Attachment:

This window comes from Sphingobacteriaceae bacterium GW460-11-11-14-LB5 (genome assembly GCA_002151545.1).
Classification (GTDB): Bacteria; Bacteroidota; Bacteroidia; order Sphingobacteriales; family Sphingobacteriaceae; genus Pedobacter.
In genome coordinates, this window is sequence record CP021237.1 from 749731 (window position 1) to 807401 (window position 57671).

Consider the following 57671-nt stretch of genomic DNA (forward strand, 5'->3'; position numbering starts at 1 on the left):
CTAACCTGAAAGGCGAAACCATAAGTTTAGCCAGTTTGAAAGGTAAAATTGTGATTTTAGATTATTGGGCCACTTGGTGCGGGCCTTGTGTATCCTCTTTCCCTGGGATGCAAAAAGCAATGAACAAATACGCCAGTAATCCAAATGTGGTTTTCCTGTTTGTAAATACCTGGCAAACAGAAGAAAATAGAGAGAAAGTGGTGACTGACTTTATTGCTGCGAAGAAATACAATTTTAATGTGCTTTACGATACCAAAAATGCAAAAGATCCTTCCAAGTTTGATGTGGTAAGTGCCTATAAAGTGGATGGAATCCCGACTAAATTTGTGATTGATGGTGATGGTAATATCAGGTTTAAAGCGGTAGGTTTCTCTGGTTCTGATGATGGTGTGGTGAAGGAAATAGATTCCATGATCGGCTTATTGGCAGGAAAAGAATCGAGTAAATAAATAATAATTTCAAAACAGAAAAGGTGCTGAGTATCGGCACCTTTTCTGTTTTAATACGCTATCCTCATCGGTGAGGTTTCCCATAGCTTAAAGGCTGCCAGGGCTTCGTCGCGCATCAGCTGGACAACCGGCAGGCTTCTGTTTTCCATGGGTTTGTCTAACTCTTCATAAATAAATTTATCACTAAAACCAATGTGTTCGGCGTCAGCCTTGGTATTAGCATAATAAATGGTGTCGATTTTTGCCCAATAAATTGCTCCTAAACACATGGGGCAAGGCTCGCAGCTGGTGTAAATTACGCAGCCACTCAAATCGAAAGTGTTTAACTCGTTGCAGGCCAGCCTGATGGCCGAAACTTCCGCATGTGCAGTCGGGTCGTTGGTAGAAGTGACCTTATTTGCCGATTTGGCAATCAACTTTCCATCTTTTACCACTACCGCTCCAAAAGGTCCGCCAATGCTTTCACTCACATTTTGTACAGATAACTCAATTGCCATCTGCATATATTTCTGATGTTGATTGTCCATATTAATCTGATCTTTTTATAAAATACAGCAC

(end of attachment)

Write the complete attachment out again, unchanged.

This window comes from Sphingobacteriaceae bacterium GW460-11-11-14-LB5 (genome assembly GCA_002151545.1).
Classification (GTDB): Bacteria; Bacteroidota; Bacteroidia; order Sphingobacteriales; family Sphingobacteriaceae; genus Pedobacter.
In genome coordinates, this window is sequence record CP021237.1 from 749731 (window position 1) to 807401 (window position 57671).

Consider the following 57671-nt stretch of genomic DNA (forward strand, 5'->3'; position numbering starts at 1 on the left):
CTAACCTGAAAGGCGAAACCATAAGTTTAGCCAGTTTGAAAGGTAAAATTGTGATTTTAGATTATTGGGCCACTTGGTGCGGGCCTTGTGTATCCTCTTTCCCTGGGATGCAAAAAGCAATGAACAAATACGCCAGTAATCCAAATGTGGTTTTCCTGTTTGTAAATACCTGGCAAACAGAAGAAAATAGAGAGAAAGTGGTGACTGACTTTATTGCTGCGAAGAAATACAATTTTAATGTGCTTTACGATACCAAAAATGCAAAAGATCCTTCCAAGTTTGATGTGGTAAGTGCCTATAAAGTGGATGGAATCCCGACTAAATTTGTGATTGATGGTGATGGTAATATCAGGTTTAAAGCGGTAGGTTTCTCTGGTTCTGATGATGGTGTGGTGAAGGAAATAGATTCCATGATCGGCTTATTGGCAGGAAAAGAATCGAGTAAATAAATAATAATTTCAAAACAGAAAAGGTGCTGAGTATCGGCACCTTTTCTGTTTTAATACGCTATCCTCATCGGTGAGGTTTCCCATAGCTTAAAGGCTGCCAGGGCTTCGTCGCGCATCAGCTGGACAACCGGCAGGCTTCTGTTTTCCATGGGTTTGTCTAACTCTTCATAAATAAATTTATCACTAAAACCAATGTGTTCGGCGTCAGCCTTGGTATTAGCATAATAAATGGTGTCGATTTTTGCCCAATAAATTGCTCCTAAACACATGGGGCAAGGCTCGCAGCTGGTGTAAATTACGCAGCCACTCAAATCGAAAGTGTTTAACTCGTTGCAGGCCAGCCTGATGGCCGAAACTTCCGCATGTGCAGTCGGGTCGTTGGTAGAAGTGACCTTATTTGCCGATTTGGCAATCAACTTTCCATCTTTTACCACTACCGCTCCAAAAGGTCCGCCAATGCTTTCACTCACATTTTGTACAGATAACTCAATTGCCATCTGCATATATTTCTGATGTTGATTGTCCATATTAATCTGATCTTTTTATAAAATACAGCAC